What Are Acidic Drinks and Why Are They So Bad for Your Teeth
There are many ways your diet can help or hurt the health of your teeth. In fact, we talked about foods that could do both in recent blog posts. However, we also want to stress that it is not just what you eat that can affect the health of your teeth and gums – it is also what you drink. Read on to learn about the trouble with acidic drinks and why you should avoid them.
What makes acidic drinks so bad for your teeth?
Any drink you indulge in that has a low pH level can cause serious issues for your health in general and specifically for your teeth. In part, the issue is that they eat away at your tooth’s enamel. Remember that tooth enamel is actually the hardest substance in your entire body, but it is still not a match for acidic drinks or foods. Over time, these drinks can break down enamel and expose the dentin that is under them.
Once this has happened, there are a few issues to be concerned about. First, dentin is yellow and the thinner your enamel is, the more the dentin will show through. Second, having exposed dentin makes your teeth extremely sensitive. Dentin is not meant to be exposed to chemical and other materials. A person who has sensitive teeth, toothaches, and / or accelerated tooth decay may find that these are partially caused by acidic drinks breaking down the enamel and allowing the dentin to be exposed.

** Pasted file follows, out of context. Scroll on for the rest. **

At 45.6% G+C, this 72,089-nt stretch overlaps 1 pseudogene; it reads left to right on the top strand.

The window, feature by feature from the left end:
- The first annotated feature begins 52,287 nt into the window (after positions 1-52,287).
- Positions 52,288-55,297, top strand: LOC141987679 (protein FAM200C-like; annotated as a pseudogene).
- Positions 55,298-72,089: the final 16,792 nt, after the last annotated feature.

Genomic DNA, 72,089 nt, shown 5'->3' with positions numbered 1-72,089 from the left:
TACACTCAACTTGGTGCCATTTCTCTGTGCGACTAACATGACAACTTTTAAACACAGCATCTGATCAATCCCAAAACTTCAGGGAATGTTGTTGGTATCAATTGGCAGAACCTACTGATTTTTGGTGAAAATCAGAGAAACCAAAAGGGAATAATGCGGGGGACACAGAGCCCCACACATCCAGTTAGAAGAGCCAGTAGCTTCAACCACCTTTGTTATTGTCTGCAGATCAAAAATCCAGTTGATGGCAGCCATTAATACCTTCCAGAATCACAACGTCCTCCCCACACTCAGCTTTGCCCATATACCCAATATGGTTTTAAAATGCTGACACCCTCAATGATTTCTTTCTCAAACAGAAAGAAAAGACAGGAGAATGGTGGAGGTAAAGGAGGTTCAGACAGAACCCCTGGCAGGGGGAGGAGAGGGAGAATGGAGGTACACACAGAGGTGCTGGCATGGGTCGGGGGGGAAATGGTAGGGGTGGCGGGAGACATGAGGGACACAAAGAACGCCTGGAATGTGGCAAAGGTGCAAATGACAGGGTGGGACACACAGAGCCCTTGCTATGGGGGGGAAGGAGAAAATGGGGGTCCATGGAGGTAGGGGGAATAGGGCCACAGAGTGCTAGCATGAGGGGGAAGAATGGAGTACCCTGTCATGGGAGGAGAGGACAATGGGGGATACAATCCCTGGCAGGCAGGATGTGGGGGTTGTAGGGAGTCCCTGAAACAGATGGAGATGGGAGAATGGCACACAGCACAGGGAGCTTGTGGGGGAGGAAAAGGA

Noting which drinks are acidic
If you want to protect your enamel and keep your teeth as safe as possible then we recommend you avoid these common acidic beverages: Carboned drunks (even diet or sugar-free options), fruit juice (especially citrus), wine, and liquor. We are not saying to never drink these, but try to do so sparingly.
What to do if you do drink acidic drinks
When you are going to enjoy an acidic drink, use a straw. This moves the liquid to the back of your throat and gives it less contact with your enamel. We also recommend brushing your teeth after drinking something with damaging acid. However, you should wait about an hour after drinking it to brush. Why? Because acid softens your teeth temporarily, which means that if you brush right after drinking the acidic thing, you could damage your teeth further. Likewise, be sure not to brush too hard, as it can damage the enamel.
Has your enamel been damaged?
If you are worried that your enamel has been damaged then the best thing to do is to schedule a dental exam and cleaning. It is the best way to find out for sure what state your teeth are in and what you can do to improve your oral health. There may be preventative things we can do to help improve your teeth as well. Call California Dental Group at (800) 407-0161 today to get started.